“The support from Galway is unbelievable,” beamed Donnellan. “I can’t even put it into words. It has been fantastic. You can talk about GAA rivalries, but I have had Craughwell, Turloughmore, Athenry, Clarinbridge, Kilcolgan and Galway City people all support me at previous fights. It is absolutely incredible.”
Indeed, like so many, the orthodox boxer beg
an his sporting career as an aspiring hurler. “When I was younger, my cousins William and Charlie (Donnellan) were big into the hurling, so I played a bit of hurling myself. While I enjoyed that, I never really excelled. I never came into my own in that sport.
“I also played rugby and I enjoyed that – I played rather well – but, again, I never came into my own. Every time, though, I went into a boxing gym, I felt like I was something special. I felt like I was something a bit different. I always had very quick reflexes, and, thank God, I was always durable. I have never, ever been put down, never been hurt.”
Donnellan’s love of boxing was nurtured in the early years by Loughrea Boxing Club, before he joined Olympic BC in Galway. When he went to college, he founded his own boxing club at LIT – where he qualified as a quantity surveyor – before joining St. Francis BC in Limerick.
For more, read this week’s Galway City Tribune.
Appeal for information following Portumna crash
Date Published: 08-May-2013
Gardai are appealing for witnesses following a single vehicle crash at the Portumna bridge this morning.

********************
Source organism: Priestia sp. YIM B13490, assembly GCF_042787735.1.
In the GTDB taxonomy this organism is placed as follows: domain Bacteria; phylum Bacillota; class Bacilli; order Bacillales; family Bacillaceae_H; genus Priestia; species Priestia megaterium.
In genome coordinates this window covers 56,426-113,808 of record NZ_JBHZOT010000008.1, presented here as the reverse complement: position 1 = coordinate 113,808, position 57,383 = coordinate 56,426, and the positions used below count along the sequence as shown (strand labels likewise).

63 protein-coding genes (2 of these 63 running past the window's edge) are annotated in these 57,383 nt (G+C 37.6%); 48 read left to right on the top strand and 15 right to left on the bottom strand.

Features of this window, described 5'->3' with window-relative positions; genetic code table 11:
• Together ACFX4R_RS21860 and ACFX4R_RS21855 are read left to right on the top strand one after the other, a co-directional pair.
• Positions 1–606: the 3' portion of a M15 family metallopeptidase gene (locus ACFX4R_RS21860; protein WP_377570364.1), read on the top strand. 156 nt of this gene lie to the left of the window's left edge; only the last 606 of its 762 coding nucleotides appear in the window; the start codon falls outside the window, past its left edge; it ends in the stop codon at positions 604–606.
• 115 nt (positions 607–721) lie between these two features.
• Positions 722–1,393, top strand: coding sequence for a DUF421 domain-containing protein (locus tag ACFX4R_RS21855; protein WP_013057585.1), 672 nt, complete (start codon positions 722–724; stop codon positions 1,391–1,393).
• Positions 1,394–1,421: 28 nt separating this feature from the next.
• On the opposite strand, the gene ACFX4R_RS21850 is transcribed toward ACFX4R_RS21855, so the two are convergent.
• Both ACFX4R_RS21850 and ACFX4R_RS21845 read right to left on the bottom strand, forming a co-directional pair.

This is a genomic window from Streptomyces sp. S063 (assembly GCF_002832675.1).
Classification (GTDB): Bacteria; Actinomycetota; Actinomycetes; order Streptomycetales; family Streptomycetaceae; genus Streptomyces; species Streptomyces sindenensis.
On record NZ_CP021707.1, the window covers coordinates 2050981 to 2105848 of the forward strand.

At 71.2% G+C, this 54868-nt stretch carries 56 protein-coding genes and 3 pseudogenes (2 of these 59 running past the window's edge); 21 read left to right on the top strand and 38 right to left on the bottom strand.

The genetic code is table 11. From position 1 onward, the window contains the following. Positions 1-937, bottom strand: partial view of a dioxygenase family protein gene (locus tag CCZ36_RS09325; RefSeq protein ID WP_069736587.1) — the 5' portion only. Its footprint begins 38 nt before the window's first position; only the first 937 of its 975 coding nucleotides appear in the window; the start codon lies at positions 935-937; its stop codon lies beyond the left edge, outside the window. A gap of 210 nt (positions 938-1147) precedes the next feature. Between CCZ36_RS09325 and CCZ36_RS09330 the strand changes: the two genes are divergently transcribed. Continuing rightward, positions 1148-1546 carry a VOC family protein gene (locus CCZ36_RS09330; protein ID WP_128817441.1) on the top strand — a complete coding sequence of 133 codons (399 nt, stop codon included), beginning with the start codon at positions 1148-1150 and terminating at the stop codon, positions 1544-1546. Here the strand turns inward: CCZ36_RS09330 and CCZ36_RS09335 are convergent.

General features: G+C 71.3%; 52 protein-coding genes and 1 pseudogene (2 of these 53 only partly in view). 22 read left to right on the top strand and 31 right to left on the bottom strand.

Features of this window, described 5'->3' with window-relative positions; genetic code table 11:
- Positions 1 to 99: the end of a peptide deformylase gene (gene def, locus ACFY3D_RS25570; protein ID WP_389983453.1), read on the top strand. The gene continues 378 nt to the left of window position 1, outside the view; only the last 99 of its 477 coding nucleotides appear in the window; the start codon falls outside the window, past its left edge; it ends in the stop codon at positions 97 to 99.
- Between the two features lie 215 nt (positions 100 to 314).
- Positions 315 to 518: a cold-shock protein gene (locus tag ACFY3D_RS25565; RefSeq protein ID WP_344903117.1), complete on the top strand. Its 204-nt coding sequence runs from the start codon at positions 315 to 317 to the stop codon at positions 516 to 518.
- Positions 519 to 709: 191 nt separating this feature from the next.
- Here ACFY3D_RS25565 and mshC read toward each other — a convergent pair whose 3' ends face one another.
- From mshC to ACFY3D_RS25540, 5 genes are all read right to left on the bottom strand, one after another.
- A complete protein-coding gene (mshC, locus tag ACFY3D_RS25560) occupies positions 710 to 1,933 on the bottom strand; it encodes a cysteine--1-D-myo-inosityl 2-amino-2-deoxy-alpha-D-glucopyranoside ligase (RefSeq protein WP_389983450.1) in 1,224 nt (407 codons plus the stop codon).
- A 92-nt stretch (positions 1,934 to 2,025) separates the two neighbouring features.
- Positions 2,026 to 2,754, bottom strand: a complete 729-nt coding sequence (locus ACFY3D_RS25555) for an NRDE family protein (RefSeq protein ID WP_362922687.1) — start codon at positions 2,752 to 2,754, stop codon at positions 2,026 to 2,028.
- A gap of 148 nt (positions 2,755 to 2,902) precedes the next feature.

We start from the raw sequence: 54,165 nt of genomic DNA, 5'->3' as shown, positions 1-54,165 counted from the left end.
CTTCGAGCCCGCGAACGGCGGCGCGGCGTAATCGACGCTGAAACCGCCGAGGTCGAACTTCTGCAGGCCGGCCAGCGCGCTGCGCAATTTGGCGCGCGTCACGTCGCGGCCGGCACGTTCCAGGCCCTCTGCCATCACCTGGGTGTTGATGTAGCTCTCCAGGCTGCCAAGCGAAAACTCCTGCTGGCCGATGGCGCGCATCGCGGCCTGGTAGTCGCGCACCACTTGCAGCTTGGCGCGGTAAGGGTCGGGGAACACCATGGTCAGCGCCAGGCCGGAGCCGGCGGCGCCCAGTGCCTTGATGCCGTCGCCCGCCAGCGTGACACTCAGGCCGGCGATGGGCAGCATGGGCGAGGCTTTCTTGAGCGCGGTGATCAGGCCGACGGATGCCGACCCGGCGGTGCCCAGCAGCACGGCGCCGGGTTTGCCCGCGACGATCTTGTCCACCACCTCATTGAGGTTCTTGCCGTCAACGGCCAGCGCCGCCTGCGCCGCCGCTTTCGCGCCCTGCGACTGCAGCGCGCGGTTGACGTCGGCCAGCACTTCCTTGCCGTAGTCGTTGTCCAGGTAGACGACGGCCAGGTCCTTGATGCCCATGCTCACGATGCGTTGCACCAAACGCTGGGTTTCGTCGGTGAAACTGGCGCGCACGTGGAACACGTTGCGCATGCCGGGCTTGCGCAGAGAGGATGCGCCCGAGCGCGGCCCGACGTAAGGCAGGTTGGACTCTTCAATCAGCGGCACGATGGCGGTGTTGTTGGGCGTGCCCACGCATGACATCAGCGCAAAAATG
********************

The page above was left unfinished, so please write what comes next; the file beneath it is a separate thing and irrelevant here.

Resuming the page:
The road from Nenagh to Loughrea reopened shortly after 11 this morning following the completion of a technical exam.
Four men were travelling in a van when they hit the Portumna bridge around 6:30 this morning.
Gardaí, ambulance and two units of Portumna fire services rushed to the scene, and one of the men was taken to Portiuncula hospital in Ballinasloe.
He is being treated for head injuries, which have been described by Gardaí as serious.
Anyone with information is asked to contact Portumna Garda station on 09-097-42060
President Higgins among GMIT’s first ever honorary fellowships
Date Published: 10-May-2013
GMIT is to honour seven outstanding individuals including President Michael D Higgins with Honorary Fellowships at a special ceremony later this month.
It’s the first time in the 40 year history of the Institute the Governing Body of GMIT has decided to award honorary fellowships.
The GMIT Honorary Fellowships will be conferred at the g Hotel in the city this day two weeks Friday 24 May at 2.30pm in front of 200 invited guests.
Galway commuters hold their breath as LRC intervenes in bus strike
Date Published: 13-May-2013
Galway commuters are holding their breath as there has been a potential breakthrough in the Bus Eireann dispute, as both sides have agreed to talks at the Labour Relations Commission.
The LRC intervened this afternoon, on day two of strike action that has seen 95 per cent of bus services disrupted across the country.
The LRC’s Director of Conciliation Services, Kevin Foley, says the National Bus and Rail Union and the company have agreed to meet for mediated talks at 8 this evening.